Mercola: It’s potentially room for I guess corruption but it’s essentially highly unlikely.
Houston: It’s highly unlikely.
Mercola: That’s nothing compared to the government.
Houston: It’s no skin off their back if you fail. When you give NSF your money for the test, you do it in advance and if you fail, you fail. They’re going to let you know.
Mercola: Would you consider NSF to be one of the better more stringent and authoritative certifications?
Houston: Also the ANSI and NSF, they actually write the standards. If you want to do a high jump test at high school, you’re going to have everybody run down the same deal and jump over the same bar. You don’t want my high jump bar saying 7 foot 1 inch where yours actually says 7 foot 3 for the same height. So basically they set the bar at the same height for everyone.
We all test with same effluent challenges like for lead certification. The legal limit in the United States is 15 parts per billion. The test standard requires that you test 150 parts per billion plus or minus 10% with an acidic and an alkaline pH to make sure your product performs in both types of water conditions.
So in order to insure that everybody is testing the same way, we all go through somebody that tests NSF standards and the accredited labs in the U.S. are Pace Analytical, the Water Quality Association which I think is the least meaningful of all the certification bodies. Then you’ve got NSF who actually wrote the standards in assistance with ANSI then you got Underwriters Laboratories.
Now, something these ionizer people do is lean on their certifications from CE which is a European certification. This is difficult to get as NSF or they’ll lean on their UL mark. What they’re not telling you is those certifications are electrical components that were not going to burn your house down. Those have nothing to do with water quality.
Mercola: Or distinction in an area that creative marketers can give you the impression that it’s certified and it is truly certified. It’s not illegal but it’s unethical and it’s deceptive.
Mercola: They’re leading you to believe that it was tested and certified for the water when it was tested for another component.
Houston: Right and all the outlandish medical claims they make. I get emails from these people all the time. I’m telling you, this is a short lived industry.
Mercola: We’ve quite gone out on a tangent to certifications but are we still talking about the alkaline water systems?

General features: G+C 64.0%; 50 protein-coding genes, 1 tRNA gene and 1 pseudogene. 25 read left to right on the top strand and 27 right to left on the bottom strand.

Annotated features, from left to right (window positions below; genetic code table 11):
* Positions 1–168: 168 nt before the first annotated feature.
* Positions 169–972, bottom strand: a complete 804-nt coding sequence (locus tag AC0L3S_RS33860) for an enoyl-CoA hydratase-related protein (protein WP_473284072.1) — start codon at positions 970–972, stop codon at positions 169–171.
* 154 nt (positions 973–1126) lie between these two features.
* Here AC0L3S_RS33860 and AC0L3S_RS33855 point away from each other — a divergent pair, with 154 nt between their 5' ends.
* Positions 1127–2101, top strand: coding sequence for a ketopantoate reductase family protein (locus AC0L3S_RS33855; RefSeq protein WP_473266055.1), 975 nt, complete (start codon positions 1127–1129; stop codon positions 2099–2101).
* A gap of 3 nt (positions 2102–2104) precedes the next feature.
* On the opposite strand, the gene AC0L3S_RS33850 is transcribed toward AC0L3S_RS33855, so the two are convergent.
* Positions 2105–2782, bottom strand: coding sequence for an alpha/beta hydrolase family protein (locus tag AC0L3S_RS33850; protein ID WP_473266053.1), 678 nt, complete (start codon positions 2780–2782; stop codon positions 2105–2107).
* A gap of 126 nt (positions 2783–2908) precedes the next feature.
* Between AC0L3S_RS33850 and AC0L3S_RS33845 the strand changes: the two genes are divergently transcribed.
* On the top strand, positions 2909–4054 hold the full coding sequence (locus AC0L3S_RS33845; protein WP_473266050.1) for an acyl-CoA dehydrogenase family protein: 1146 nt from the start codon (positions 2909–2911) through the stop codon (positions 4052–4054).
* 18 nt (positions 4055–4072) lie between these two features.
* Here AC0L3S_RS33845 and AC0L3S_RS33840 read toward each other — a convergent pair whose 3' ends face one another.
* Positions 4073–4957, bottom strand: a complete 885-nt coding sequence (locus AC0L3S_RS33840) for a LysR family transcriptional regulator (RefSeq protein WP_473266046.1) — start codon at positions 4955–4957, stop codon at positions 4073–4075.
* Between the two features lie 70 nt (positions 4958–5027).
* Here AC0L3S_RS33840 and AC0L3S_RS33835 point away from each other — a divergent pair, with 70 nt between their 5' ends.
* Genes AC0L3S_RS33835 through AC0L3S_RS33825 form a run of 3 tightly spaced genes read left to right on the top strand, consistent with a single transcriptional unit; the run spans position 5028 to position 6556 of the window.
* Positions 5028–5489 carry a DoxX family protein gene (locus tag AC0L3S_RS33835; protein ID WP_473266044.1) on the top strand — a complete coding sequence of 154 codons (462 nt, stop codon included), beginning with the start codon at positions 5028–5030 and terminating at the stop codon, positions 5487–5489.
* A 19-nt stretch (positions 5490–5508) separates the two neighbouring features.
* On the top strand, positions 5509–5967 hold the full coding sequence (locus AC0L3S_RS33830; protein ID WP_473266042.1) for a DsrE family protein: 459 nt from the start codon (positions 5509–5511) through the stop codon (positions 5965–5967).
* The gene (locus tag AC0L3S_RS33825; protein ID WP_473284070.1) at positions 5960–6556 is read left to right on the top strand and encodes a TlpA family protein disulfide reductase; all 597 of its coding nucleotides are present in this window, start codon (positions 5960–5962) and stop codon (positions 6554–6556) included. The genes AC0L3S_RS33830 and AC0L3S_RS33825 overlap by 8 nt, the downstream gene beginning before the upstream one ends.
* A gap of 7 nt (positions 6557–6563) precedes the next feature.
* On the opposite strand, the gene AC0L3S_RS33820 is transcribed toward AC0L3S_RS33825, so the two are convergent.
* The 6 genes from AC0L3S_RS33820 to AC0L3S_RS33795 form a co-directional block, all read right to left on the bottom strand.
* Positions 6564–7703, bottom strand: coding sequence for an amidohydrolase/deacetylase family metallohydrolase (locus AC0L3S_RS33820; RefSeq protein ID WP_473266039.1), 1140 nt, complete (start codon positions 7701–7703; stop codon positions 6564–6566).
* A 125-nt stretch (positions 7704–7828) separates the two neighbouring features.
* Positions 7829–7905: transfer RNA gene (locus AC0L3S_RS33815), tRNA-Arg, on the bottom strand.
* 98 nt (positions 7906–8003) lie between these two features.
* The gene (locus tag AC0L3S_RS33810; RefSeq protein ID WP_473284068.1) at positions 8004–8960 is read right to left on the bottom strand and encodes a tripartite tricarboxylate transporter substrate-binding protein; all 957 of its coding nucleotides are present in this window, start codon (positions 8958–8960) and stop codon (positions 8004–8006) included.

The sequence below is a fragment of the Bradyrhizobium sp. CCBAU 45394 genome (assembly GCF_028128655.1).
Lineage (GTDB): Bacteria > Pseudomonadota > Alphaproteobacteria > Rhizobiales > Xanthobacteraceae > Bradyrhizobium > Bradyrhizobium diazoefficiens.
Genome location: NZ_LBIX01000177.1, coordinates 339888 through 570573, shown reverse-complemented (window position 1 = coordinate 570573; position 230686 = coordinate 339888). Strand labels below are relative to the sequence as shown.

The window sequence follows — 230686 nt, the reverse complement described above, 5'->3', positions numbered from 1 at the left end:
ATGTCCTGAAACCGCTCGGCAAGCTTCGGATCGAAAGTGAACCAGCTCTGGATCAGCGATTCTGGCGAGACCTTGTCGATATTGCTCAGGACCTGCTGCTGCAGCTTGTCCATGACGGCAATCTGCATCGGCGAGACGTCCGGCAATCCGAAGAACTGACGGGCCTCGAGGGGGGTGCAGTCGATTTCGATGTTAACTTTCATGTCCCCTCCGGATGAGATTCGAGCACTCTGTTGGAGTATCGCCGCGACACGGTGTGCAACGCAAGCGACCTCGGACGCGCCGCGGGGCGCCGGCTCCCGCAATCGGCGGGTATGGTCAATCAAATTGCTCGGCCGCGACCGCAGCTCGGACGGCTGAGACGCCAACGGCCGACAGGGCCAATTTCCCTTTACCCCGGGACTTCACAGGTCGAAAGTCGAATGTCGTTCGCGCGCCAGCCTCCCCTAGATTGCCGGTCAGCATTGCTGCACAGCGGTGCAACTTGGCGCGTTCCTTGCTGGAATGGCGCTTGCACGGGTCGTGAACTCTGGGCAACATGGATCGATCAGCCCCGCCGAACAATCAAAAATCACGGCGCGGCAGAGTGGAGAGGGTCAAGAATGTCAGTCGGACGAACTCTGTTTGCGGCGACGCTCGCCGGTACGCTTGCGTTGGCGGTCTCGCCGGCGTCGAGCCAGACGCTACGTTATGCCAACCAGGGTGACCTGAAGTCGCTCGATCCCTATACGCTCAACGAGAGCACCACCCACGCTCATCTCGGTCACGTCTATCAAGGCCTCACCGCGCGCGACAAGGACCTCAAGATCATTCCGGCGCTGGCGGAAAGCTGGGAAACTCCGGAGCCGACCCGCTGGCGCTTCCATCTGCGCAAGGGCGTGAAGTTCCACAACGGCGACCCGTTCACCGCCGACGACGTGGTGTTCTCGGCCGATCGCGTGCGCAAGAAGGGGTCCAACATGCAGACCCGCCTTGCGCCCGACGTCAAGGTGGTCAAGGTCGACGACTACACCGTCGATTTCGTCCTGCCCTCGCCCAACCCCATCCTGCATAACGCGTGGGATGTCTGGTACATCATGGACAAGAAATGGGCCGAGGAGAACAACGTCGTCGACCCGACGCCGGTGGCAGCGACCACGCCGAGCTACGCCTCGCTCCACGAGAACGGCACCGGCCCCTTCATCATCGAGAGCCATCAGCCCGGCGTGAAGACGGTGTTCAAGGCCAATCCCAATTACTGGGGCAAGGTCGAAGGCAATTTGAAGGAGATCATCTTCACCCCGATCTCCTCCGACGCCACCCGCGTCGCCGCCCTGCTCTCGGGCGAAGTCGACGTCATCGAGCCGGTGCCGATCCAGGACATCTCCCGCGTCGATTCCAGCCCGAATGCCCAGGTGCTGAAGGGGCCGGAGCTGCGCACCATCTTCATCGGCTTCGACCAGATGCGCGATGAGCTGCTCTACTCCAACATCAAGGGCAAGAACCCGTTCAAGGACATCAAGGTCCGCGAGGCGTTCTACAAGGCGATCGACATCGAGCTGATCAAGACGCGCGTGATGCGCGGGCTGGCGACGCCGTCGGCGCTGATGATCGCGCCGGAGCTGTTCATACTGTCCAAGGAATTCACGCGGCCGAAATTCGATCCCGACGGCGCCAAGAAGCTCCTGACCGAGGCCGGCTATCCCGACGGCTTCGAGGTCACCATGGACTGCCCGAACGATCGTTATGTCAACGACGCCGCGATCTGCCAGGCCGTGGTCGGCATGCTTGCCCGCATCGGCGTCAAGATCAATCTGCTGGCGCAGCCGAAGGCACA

Houston: Yes. It’s a shot lived industry in my opinion. There is certainly a place for acidic water and alkaline water. I mean when you’re in the chemistry lab you can make reactions, you can facilitate reactions by adjusting the pH of water. I do see a place for ionizers industrially. But when it comes to human health, we don’t know if it’s good for you to drink water with a pH of 10 or to wash your skin with water with a pH of 3.
Mercola: Because the studies haven’t been done.
Mark: Here's a collection of peer-reviewed, published, ionized water research studies.
Mercola: Clearly, there are anecdotal components and there are some elements of justification for that but just looking at this from a logical intuitive perspective and putting your natural thinking cap on. It’s probably not going to be your best long term solution when you’re drinking water that doesn’t appear this way in nature.
Houston: Right, again, I lean on evolution. I think whoever designed my little system here did a great job. It’s a water machine. It does self correct itself. I’m going to give it the same tools that it was developed with.
Mercola: I think this may be more of a public health service announcement to really warn people that if you are consuming alkaline water, an ionizer, you really want to give it a second thought and maybe want to eliminate it from your house and certainly not promote or recommend it to anyone else because more than likely, in the not too distant future, this is going to be well known and publicized and these devices will not even be available anymore.
Mark: (Mark Kelly): I've been drinking pH 9-10 alkaline water for over 20 years with great results and I'm in the best shape ever at age 52. Again I'm surprised that these folks have not taken the time to understand, or critique, the peer-reviewed, published, ionized water research studies.
Houston: I mean, when you’re selling a product that 10 people get a commission on, it’s expensive. I can guarantee you there are cheaper ways for you to get water with an alkaline pH out there and know that you’re also taking out chlorine, atrazine, lindane, benzene, trichloroethylene.